Dia de muertos
8:45am, November 1
Like any annoying neighbour, el vecino gallo is never around when you actually need him and I slept in. Today is the first day of dia de muertos and I’ve got places to be and things to see! Pinche vecino gallo.
A few things:
- Dia de muertos is a celebration which dates back to Aztec times. If you have seen Coco, you probably have at least a Hollywood idea of what it is. (If you did not cry during Coco, I will judge you – you know who you are Hector).
- Dia de muertos is not Halloween. If you dress up as a Catrina for Halloween, that is offensive to some Mexicans. Probably better to dress as a slutty something or cut some eye holes in a sheet.
- Because the original inhabitants of northern Mexico (including Sonora, where I live) have different traditions, the celebrations here are not as big as what they are in Central and Southern Mexico. It is relatively new to celebrate the holiday here. We went to the local mercado to look for sugar skulls, but the only place we found them was in the supermarket.
Hermosillo does not have huge parades or fiestas like some other cities in Mexico, but the students at the University of Sonora have a parade and it’s a lot of fun.
Mexican humour tends to be a bit black and not particularly concerned about offending anyone (eg. a girl dressed as Mexico getting fucked by a guy dressed as a corrupt politician) – I’m all for it!
I’ve added some photos of the parade – I need to get better at taking more photos more often!
Pan de muerto – if this is how death tastes, sign me up
“They probably don’t have very good sweet food in Mexico…”– Someone who was very wrong, circa 2011
The person who said that to me has:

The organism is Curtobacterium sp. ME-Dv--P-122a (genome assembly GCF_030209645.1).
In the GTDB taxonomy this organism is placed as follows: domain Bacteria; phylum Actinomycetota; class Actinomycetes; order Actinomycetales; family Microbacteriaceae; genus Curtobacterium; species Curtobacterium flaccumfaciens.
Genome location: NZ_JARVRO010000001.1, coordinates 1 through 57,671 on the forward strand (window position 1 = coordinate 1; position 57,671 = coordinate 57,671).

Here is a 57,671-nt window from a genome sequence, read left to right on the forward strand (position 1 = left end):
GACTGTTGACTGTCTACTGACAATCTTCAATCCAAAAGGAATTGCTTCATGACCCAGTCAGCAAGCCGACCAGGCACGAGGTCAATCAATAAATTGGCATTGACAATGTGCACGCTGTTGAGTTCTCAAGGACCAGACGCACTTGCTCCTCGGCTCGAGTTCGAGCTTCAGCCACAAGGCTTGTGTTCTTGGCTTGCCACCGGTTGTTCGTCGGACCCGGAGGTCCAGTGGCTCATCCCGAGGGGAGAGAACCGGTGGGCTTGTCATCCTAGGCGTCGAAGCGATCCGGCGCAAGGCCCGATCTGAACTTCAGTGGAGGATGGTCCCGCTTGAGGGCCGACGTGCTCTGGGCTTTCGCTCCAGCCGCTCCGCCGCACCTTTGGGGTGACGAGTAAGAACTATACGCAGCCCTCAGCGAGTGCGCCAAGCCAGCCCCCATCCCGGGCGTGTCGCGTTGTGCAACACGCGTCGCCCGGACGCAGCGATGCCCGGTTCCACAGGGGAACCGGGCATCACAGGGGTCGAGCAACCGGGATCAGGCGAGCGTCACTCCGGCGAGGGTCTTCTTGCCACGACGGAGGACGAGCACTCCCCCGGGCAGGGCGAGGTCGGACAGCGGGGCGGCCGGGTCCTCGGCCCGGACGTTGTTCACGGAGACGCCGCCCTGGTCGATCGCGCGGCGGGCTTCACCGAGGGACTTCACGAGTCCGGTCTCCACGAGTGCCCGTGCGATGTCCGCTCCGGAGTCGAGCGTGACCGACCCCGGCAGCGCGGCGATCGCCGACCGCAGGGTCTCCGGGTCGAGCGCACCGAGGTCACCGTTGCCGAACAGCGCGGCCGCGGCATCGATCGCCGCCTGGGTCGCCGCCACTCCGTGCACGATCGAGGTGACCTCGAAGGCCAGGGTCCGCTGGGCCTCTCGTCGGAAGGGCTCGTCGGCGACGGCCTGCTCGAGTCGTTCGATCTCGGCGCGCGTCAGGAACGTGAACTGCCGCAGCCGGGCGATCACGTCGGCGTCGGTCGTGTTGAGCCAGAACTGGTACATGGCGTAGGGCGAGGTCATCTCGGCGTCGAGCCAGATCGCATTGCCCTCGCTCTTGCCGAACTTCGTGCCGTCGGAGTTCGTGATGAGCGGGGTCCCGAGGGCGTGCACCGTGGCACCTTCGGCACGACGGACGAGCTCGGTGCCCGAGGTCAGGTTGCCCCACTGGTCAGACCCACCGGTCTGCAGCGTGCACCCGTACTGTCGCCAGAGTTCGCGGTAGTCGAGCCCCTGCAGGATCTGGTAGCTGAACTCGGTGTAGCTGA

a. never been to Mexico and/or
b. has never tried pan de muerto (or with my terrible pronunciation of R – pan de mueto).
Pan de muerto translates to bread of the dead. It is a bit like Cadbury Creme Eggs or hot cross buns, only available in the weeks before Dia de Muertos.
Unlike Cadbury Creme Eggs and hot cross buns, pan de muerto is actually only available in the weeks leading up to Dia de Muertos.
Pan de muerto is eaten on Día de Muertos, at the gravesite of a relative or friend or at an ofrenda.
The bread is sweet and has an orange and aniseed flavour. It has the consistency of a cloud when you bite into it. I limited myself to 2 (or 3 if I count the one I bought in the supermarket that, while still reasonably delicious, had the texture of a stale kitchen sponge, only harder (foreigner fail).
It is said that the spirits do not eat the bread because the dead do not eat, but they absorb its essence. I on the other hand, absorb ALL the carbs and sugar, so, it’s not a bad thing you can only get it for a few weeks a year -although, I can assure you that there are plenty of other delicious windows to weight gain in Mexico to tide me over until next year!